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The Efficacy of Early Amniotomy in Nulliparous Labor Induction: A Randomized Controlled Trial

Macones, George A.; Cahill, Alison; Stamilio, David M.; Odibo, Anthony O.

Obstetrical & Gynecological Survey: March 2013 - Volume 68 - Issue 3 - p 175–177
doi: 10.1097/01.ogx.0000428153.95395.72

Induction of labor remains a significant risk factor for cesarean delivery (CD). Amniotomy is generally thought to be inexpensive and safe, but studies have not investigated the efficacy of the procedure in nulliparous women. This unblinded, randomized controlled trial was undertaken to determine whether early amniotomy, defined as artificial rupture of the membranes (AROM) at 4-cm dilation or less, would reduce the duration of labor or increase the proportion of women delivered within 24 hours. The safety of early amniotomy was assessed for adverse obstetric outcomes and maternal and neonatal infectious morbidities.

Inclusion criteria were nulliparity, singleton, term gestation, and a need for labor induction as determined by the treating physician. Patients were randomly assigned to early amniotomy or to standard management, which was amniotomy at greater than 4-cm dilation. In the early amniotomy group, amniotomy was performed as early as could be done safely. No specific instructions were given regarding the timing of amniotomy in the standard treatment group. This decision and decisions for the primary method of induction and other intrapartum/postpartum factors were made at the physician’s discretion. The primary outcomes were time from initiation of induction, defined as time at delivery of the first induction method to delivery, and the proportion of women delivered within 24 hours from the initiation of induction. Secondary end points included rates of and indications for CD, chorioamnionitis, postpartum fever, wound infection, endomyometritis, neonatal intensive care unit (NICU) admission, and suspected neonatal sepsis. Statistical analyses were performed with the intent-to-treat principle. Continuous outcomes were compared with the use of the Student t test or Mann-Whitney U dependent on their distributions; dichotomous outcomes were assessed with χ2 or Fisher exact tests. Time to delivery was not normally distributed and was compared with the use of the Mann-Whitney U test.

Of 749 women screened for eligibility, 84 women (11.2%) were ineligible by exclusion criteria. Of the 635 eligible nulliparous women, 585 women (92%) consented and were assigned randomly, with 292 women in the early amniotomy group, and 293 women in the standard treatment group. The groups were similar in demographics and maternal medical conditions; the mean gestational age at induction was 22.7 ± 5.8 years and 23.3 ± 6.2 years in the early amniotomy and standard groups, respectively. The admission cervical dilations were 1.1 ± 1.03 and 1.1 ± 0.97 cm, respectively. The indications for labor induction were similar between the groups, with the most common indications being more than 40-week gestations and gestational hypertension/preeclampsia. Most women received misoprostol, and about 30% of the women received a Foley bulb; 73% of women in both groups received more than 1 agent for induction. The average time from the start of induction to delivery was 19.0 hours in the early amniotomy group compared with 21.3 hours in the standard group (P = 0.04). This difference in length of labor occurred mainly in the first stage, which was defined as time from randomization assignment to complete cervical dilation. In the early amniotomy group, 68% of women were delivered within 24 hours of the start of induction compared with 56% in the standard treatment group (P = 0.002). However, rates of CD did not differ between the groups. The rate of chorioamnionitis was 11.5% in the early amniotomy group and 8.5% in the standard group, not a statistically significant difference. Two cord prolapses occurred in the early amniotomy group (both infants did well), but none in the standard group. The groups did not differ in the rate of confirmed or suspected neonatal sepsis or admission to the NICU.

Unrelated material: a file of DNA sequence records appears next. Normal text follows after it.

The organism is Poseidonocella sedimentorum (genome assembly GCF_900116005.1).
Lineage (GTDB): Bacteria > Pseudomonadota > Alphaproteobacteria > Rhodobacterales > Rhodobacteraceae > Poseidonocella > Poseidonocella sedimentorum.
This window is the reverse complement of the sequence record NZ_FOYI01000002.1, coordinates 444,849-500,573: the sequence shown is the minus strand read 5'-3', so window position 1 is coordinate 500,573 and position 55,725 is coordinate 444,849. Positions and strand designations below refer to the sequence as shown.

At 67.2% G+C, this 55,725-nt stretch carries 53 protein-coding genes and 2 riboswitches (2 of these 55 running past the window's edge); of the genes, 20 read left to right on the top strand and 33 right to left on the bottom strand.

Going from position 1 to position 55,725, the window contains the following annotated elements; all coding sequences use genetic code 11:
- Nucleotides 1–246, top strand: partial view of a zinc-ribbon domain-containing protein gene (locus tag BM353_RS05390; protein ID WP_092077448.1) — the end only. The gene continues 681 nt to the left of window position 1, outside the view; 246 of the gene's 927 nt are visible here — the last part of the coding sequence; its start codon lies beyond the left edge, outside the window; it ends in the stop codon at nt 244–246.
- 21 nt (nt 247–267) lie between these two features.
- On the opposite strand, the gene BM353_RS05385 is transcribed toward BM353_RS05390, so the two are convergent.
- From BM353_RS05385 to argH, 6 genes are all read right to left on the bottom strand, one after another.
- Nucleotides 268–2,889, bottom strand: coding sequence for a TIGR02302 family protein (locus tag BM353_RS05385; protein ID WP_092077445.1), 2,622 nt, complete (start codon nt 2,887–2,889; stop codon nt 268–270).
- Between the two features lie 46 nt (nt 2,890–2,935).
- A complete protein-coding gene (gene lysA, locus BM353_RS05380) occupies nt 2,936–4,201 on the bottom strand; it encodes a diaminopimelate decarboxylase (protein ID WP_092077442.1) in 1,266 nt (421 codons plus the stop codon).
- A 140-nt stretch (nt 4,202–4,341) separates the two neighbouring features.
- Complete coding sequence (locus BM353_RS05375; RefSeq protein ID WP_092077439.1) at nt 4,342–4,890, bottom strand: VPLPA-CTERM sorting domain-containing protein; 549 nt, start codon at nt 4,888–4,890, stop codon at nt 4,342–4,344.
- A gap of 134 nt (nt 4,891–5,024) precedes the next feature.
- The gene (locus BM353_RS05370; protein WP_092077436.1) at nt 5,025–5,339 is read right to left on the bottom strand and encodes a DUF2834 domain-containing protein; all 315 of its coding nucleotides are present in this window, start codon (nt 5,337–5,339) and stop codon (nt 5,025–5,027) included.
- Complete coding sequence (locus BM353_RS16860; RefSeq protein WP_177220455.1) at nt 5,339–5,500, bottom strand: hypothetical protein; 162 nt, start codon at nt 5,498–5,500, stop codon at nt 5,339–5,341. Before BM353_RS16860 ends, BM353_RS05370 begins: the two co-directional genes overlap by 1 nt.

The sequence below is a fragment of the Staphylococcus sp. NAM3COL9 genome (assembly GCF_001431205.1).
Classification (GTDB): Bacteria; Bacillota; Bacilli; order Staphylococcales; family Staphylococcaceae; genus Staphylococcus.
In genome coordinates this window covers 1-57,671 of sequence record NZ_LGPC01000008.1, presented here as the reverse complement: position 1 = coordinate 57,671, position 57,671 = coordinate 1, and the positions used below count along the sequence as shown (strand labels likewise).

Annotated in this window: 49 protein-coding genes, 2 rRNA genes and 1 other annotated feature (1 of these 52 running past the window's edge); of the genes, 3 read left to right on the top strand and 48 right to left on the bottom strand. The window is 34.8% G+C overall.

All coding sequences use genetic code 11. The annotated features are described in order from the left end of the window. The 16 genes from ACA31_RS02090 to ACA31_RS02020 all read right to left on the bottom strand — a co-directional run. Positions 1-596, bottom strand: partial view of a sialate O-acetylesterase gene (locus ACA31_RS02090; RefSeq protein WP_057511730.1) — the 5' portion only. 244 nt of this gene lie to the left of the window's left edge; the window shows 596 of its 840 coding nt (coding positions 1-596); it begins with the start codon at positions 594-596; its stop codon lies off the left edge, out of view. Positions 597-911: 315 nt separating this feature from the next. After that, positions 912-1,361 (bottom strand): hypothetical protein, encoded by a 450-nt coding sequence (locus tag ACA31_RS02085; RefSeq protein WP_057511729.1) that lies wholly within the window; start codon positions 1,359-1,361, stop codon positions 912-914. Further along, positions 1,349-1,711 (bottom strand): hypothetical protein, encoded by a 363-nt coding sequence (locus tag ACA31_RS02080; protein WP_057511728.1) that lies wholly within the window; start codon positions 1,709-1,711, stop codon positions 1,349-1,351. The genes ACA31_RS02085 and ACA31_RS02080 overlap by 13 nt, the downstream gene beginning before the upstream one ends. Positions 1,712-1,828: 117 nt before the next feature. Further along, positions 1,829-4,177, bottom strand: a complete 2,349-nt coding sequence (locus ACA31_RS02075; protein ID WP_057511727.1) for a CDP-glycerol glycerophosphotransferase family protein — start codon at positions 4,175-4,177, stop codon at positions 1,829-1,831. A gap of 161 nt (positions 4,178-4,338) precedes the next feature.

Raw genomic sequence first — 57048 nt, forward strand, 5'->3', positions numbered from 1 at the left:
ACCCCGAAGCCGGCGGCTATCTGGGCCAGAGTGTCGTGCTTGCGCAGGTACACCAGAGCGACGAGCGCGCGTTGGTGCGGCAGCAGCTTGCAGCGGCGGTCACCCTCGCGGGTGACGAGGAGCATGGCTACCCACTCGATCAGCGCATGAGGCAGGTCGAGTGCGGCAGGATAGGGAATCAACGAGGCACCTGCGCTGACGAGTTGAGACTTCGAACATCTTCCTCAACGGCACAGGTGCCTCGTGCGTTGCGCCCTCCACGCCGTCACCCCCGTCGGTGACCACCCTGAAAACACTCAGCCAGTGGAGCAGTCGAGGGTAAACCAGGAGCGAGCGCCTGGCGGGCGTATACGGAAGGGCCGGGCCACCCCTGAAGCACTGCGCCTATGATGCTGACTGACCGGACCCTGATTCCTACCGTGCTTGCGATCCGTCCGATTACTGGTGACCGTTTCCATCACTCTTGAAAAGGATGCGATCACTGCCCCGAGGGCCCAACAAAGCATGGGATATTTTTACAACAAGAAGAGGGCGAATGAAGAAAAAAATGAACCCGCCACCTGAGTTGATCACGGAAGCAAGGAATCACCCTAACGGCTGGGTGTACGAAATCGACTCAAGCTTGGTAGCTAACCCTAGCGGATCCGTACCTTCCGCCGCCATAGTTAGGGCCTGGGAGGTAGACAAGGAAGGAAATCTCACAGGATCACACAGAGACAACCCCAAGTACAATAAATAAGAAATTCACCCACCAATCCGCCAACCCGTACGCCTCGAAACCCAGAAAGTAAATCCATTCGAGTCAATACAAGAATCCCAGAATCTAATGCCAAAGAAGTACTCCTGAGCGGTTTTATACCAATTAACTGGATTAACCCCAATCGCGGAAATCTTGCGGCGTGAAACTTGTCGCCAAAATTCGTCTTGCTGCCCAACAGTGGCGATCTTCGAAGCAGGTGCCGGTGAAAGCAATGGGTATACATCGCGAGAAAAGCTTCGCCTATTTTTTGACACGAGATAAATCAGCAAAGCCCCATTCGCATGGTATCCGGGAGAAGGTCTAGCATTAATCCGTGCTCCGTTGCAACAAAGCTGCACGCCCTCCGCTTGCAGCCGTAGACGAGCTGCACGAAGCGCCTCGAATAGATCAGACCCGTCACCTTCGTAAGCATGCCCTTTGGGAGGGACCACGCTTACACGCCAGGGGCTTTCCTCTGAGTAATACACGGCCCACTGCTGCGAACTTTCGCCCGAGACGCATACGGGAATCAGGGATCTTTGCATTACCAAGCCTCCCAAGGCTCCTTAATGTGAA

These results indicate that early amniotomy shortens labor by about 2 hours and increases the proportion of women delivered within 24 hours, but does not increase the rate of CDs. The shorter duration of labor must be weighed against both maternal and neonatal safety concerns. Although chorioamnionitis did not lead to an increase in the rate of suspected neonatal sepsis or NICU admission, and no serious maternal consequences developed, future studies should focus on the occurrence of chorioamnionitis with early amniotomy. Based on data from this study, early amniotomy may be a useful adjunct in nulliparous labor inductions and may be incorporated into induction algorithms.

Department of Obstetrics and Gynecology, Washington University in St. Louis School of Medicine, St Louis, MO

© 2013 Lippincott Williams & Wilkins, Inc.